How to Make Remote Camping More Manageable

Before thinking about going on a remote camping trip, you should have a plan of action in place long before your arrival. Remote camping is only manageable when you plan ahead. Some people may think remote camping should be a spontaneous and adventurous activity, but you don’t want spontaneity without some focus. Like anything, if you have direction as to where you are headed and what you should take with you, your trip should be more manageable.

Plan of Action

Depending on whether you are going to camp on your own, with others, or with pets, you need to plan as to where you will camp, how you will get there, what essentials you will need to take, and how long your camping adventure will last. Coming up with your plan is the most important part of your trip!


Hiking to a remote campsite will be different from driving or having a recreational vehicle with you, so the matter of transportation has to be taken into consideration for not only getting back and forth from a campsite, but transporting and storing camping essentials as well. Plus, you need to keep your vehicle in tip-top shape, have access to fuel, distilled water, a battery charger, tire inflator, a multi-tool kit, and other items before you plan a remote camping trip. You should also have your vehicle documents and insurance papers along in case of any altercations on the road. No one wants to contact a car accident attorney on the way to and from a remote camping spot.

Camping Destination

Wherever you decide to camp, check with the Forest Service for camping locations as well as national parks, state parks, and other areas for camping accommodations. Inquire as to what campsites offer, such as camping time limits, safety concerns, passable roads, water availability, fire restrictions, restroom/shower facilities, and the nearest towns and medical services. Remember, many remote spots are “first come, first served.” Write, email, or call about reserving campsites before taking off into the wilderness.

Camping Essentials

Camping essentials should include a survival or “bug-out” bag, a first aid kit that includes sunscreen, chap stick, insect repellents, and any personal medications. Hand wipes, sanitizer, toilet tissue, towels, soap, dry shampoo, water purification tablets or filters, as well as garbage bags for dirty laundry and trash are other important essentials.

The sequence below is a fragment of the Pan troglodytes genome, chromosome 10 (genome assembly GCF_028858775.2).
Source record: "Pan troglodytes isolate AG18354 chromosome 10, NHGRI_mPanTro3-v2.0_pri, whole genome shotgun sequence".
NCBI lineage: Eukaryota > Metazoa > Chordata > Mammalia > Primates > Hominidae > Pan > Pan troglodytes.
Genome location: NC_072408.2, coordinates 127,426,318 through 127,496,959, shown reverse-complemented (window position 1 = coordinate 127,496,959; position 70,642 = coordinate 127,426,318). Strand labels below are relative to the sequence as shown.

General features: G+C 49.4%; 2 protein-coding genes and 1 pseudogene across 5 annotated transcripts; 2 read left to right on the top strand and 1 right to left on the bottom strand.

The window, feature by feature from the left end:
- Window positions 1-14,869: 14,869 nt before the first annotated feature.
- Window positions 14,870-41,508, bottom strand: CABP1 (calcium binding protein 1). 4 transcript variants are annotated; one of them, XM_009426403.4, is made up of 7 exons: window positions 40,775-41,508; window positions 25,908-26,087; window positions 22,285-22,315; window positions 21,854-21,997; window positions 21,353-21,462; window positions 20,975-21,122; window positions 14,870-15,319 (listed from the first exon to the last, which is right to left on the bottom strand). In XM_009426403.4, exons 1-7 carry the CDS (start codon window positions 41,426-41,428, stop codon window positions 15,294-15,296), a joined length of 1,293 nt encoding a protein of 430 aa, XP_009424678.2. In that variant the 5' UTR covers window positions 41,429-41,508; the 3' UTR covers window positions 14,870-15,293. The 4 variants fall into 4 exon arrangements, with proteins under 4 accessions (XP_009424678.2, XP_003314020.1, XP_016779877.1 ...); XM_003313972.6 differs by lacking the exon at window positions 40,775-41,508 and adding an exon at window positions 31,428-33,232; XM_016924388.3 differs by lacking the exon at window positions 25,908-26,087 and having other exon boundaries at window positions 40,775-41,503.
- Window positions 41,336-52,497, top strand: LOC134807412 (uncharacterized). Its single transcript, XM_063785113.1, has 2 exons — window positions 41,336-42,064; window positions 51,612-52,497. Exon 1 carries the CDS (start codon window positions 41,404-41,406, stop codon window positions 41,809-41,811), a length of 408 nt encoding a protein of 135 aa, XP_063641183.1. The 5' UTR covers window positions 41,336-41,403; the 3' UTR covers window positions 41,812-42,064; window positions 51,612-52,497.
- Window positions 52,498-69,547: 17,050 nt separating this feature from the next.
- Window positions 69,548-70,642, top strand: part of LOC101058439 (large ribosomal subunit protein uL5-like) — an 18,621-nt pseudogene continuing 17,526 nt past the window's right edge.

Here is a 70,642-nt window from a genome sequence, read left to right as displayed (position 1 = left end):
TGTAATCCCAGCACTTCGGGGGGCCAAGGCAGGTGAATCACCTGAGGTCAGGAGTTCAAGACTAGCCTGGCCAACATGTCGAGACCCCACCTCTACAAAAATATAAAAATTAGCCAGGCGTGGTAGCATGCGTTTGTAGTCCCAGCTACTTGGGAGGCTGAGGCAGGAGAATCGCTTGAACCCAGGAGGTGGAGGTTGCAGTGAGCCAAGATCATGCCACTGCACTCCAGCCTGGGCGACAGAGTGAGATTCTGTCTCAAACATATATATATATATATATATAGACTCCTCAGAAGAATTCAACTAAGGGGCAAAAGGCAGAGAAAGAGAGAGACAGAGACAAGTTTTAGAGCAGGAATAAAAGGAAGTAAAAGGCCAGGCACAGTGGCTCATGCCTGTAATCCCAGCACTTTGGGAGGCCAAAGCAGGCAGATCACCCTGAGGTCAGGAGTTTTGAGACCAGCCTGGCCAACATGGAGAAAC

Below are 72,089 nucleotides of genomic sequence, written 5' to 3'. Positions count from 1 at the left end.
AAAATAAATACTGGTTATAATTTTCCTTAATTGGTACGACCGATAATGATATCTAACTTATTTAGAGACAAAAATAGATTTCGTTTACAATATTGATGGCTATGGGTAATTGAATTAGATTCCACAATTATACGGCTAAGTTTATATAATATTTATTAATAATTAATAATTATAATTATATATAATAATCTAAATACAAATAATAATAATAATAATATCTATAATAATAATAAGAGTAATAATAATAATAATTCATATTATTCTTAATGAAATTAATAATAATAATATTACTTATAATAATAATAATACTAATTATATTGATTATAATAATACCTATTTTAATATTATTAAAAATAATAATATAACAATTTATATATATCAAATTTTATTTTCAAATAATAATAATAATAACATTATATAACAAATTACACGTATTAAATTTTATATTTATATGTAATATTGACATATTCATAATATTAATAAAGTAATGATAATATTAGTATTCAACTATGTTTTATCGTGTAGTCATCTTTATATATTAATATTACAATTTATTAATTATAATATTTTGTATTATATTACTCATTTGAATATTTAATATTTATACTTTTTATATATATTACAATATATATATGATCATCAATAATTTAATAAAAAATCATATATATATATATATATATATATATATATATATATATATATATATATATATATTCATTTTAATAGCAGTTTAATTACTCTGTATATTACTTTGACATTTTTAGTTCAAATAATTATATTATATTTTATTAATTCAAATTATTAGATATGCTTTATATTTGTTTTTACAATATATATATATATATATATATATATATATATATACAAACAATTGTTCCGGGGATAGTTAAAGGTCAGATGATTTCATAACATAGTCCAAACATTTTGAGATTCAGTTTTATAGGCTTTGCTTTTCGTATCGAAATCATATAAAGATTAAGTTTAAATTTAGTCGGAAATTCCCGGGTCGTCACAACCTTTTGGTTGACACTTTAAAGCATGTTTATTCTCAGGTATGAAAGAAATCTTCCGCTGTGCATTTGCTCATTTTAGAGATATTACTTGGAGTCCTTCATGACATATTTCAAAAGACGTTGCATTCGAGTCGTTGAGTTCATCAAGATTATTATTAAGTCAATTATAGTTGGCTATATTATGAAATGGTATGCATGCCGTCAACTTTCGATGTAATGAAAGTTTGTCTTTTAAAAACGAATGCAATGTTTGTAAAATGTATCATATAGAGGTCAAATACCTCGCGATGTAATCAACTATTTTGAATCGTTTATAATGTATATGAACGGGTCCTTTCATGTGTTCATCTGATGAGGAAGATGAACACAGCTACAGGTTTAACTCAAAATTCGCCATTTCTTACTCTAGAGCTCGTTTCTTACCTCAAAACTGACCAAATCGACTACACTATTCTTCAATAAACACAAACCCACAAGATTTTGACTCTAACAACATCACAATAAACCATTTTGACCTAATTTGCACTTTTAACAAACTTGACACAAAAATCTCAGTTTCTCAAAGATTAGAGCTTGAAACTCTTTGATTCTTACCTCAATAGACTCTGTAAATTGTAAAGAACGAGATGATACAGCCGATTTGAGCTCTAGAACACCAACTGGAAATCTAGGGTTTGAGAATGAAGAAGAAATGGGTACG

Sufficient bottled water as well as a food box and cooler are other items to include. Stock the food box with non-perishable food items, such as canned goods, coffee, tea, powdered drinks, crackers, bread, dried fruit, dehydrated or packaged dinners, canned meats, jerky, peanut butter, pudding and fruit cups, trail mixes, granola bars and other snacks. Canned drinks, water bottles and any perishable foods should be kept in the cooler, or a recreational vehicle refrigerator.

Clothing Essentials

Other personal essentials should include comfortable hiking shoes/boots, synthetic or wool socks, breathable loose and protective clothing (moisture wicking clothing), as well as sun hats, raingear, and swimsuits (if swimming areas are available).

Camping Equipment

Depending on whether a recreational vehicle of some kind is used for remote camping, there are equipment pieces that are usually necessary if tent camping is the camping mode. Equipment should include a seasonal tent, sleeping bags, pillows, folding chairs, air mattresses or cots, blankets, lanterns, flashlights, headlamps, a fold-able shovel, an axe, propane cylinders, propane stove, over the fire grill grate, fire-starter, waterproof matches, stainless steel coffee pot, pans, plates, cups and utensils, which are all equipment standards. A camera, binoculars, maps, a handheld GPS, extra batteries and a cell phone and phone charger all make remote camping safer, easier, and more enjoyable as well.


Safety Concerns

Wild animals, disgruntled or hostile camper neighbors (interlopers), rough terrain, poisonous or dangerous insects and plants, dangerous weather, fires, and other situations can all present safety concerns, which suggest it is good to know about animal and plant life in a remote camping area, plus have others campers with you to help in emergencies and make calls to local emergency and law officials if necessary.


The advice listed should help to make remote camping far more manageable. With the right plan, equipment, supplies, common sense, and a little cautionary know-how, remote camping can be both manageable and fun.


This is an archive of: